Port Authority to own Levitt Pavilion land

An aerial view of the land where supporters hope to build Levitt Pavilion Dayton. Plans call for a 2,564-square-foot performance pavilion on the 100 block of South Main Street on Dave Hall Plaza, as well as a 2,100-square-foot service building on the 100 block of South Jefferson Street. TY GREENLEES / STAFF

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An aerial view of the land where supporters hope to build Levitt Pavilion Dayton. Plans call for a 2,564-square-foot performance pavilion on the 100 block of South Main Street on Dave Hall Plaza, as well as a 2,100-square-foot service building on the 100 block of South Jefferson Street. TY GREENLEES / STAFF

Dayton-Montgomery County Port Authority trustees voted unanimously Monday to hold title to land set aside for Dayton’s planned new downtown entertainment venue, the Levitt Pavilion, hoping the move will make development there easier.

Under the arrangement, the Port Authority will own the land set aside for the pavilion at Dave Hall Plaza downtown, leasing it back to the city of Dayton and arranging some kind of operating agreement with the Friends of the Levitt Pavilion Dayton, a group of local supporters and fundraisers for the project.

“We’ll get ownership, and we’ll be protected from liability,” said Jerry Brunswick, executive director of the Port Authority.

Earlier, just one contractor bid on the project and wanted $3 million more than the estimated building budget for the pavilion.

But more recently, the project was rebid and four companies submitted bids more in line with projected building costs — ranging from $5.8 million to over $6.9 million.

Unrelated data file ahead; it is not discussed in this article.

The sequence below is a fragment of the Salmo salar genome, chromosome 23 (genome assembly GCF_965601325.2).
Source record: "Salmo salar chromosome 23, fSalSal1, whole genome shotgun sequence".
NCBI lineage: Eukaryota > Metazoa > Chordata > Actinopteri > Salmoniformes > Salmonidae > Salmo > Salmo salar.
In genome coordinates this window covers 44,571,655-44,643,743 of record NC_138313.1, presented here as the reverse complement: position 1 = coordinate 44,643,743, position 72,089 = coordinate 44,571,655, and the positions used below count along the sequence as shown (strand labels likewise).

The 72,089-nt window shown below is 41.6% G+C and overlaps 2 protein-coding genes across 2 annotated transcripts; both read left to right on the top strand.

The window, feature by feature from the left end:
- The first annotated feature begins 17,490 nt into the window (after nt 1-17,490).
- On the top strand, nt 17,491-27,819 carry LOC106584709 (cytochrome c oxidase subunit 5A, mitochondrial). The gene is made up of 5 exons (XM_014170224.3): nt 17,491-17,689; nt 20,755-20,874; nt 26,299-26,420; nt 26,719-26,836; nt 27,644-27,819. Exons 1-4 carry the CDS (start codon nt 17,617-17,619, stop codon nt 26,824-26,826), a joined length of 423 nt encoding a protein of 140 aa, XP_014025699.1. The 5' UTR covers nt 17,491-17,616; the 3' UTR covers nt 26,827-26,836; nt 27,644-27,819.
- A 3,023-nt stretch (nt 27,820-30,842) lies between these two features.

Supporters completed a $5 million capital fund-raising campaign this year.

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“Contractors are obviously spooked by something in the plan because they are bidding so much higher than what the architects have estimated,” said Brad Evers, general counsel for the Port Authority.

The planned outdoor music amphitheater will be built on South Main Street near the Crowne Plaza Dayton and was projected to cost about $5 million. Plans to open the site in perhaps June 2018 will likely be pushed back, Evers said.

Evers believes it’s possible that supporters of the project will meet with contractors at some point to learn more about their bids.

Jeff Ireland, chairman of the Friends of Levitt Pavilion Dayton, said no meeting is planned with contractors.

“I think it’s fair to say we are working with the city and the Port Authority to see if there’s a way we can facilitate the construction process,” Ireland said.

The Port Authority legally can hire a contractor without a competitive bidding process. It was the hope of trustees that the Port Authority could somehow speed the process while lowering costs.

“This is what we do,” said Joseph Geraghty, chairman of the Port Authority’s Board of Trustees.

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